NetWellness is a global, community service providing quality, unbiased health information from our partner university faculty. NetWellness is commercial-free and does not accept advertising.
Wednesday, March 29, 2017
Pharmacy and Medications
Tylenol and Vicodin interaction
I am carrying both Tylenol and prescription Vicodin on a trip overseas. If I take Tylenol for pain (e.g., headache) and it does not seem to be working, how long should I wait prior to taking Vicodin?
Thanks very much.
It is important for patients taking prescription medicines to discuss the use of over-the-counter (OTC) medicines with their doctor or a pharmacist who knows them prior to taking them.
Tylenol is a brand name for acetaminophen (paracetamol). Tylenol is typically available in 325mg, 500mg and 650mg dose strengths. Other strengths may also be available. Vicodin is a pain reliever for moderate to severe pain. It is marketed in 5/500, 7.5/750 and 10/650 strengths of hydrocodone and acetaminophen respectively. Combinations of hydrocodone and acetaminophen are among the most commonly prescribed pain medicines in the United States. Both acetaminophen and hydrocodone begin to produce pain relief within 30 minutes of taking a dose and the effect persists for about 4 hours. In the event that the acetaminophen does not relieve headache pain, it is most appropriate to wait four hours before taking the Vicodin.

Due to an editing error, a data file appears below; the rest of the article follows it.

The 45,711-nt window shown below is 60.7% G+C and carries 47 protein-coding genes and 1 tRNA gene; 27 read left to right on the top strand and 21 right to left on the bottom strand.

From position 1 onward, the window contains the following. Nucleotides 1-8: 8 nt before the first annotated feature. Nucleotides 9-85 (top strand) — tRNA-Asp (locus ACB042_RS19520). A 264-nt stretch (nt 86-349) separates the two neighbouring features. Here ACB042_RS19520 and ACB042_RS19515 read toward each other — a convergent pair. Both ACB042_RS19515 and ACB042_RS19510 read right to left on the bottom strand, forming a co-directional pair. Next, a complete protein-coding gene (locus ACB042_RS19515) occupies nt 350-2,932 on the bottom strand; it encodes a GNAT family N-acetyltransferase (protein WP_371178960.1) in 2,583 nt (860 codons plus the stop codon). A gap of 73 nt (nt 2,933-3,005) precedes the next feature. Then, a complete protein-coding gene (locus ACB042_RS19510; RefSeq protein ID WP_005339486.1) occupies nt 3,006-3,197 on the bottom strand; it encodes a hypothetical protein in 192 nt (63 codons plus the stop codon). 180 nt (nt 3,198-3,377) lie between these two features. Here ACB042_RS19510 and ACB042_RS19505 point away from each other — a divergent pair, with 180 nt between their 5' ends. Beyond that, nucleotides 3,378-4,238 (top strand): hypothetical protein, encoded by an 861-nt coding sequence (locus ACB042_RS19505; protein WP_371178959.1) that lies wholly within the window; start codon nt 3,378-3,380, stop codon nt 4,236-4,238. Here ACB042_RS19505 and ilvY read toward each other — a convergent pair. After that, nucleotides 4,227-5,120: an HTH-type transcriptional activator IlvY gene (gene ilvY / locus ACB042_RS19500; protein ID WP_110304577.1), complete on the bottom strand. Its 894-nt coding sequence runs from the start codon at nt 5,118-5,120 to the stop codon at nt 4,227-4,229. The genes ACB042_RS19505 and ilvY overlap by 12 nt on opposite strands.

When acetaminophen is used correctly it is among the best tolerated medicines available. However, excessive doses of acetaminophen can cause liver toxicity. This liver toxicity can occur as a result of either a single acute large overdose, or smaller, but still excessive doses taken chronically (over the course of a day or longer). As a rule of thumb, it is important to avoid taking a total daily acetaminophen dose of more than 4 grams. Read the labeling on your acetaminophen product. It may state that the product should not be used in patients already taking other products containing acetaminophen. In this situation, it would be best to discuss dosing of the two medicines with your doctor.
Robert James Goetz, PharmD, DABAT
Assistant Professor of Pharmacy Practice
College of Medicine
University of Cincinnati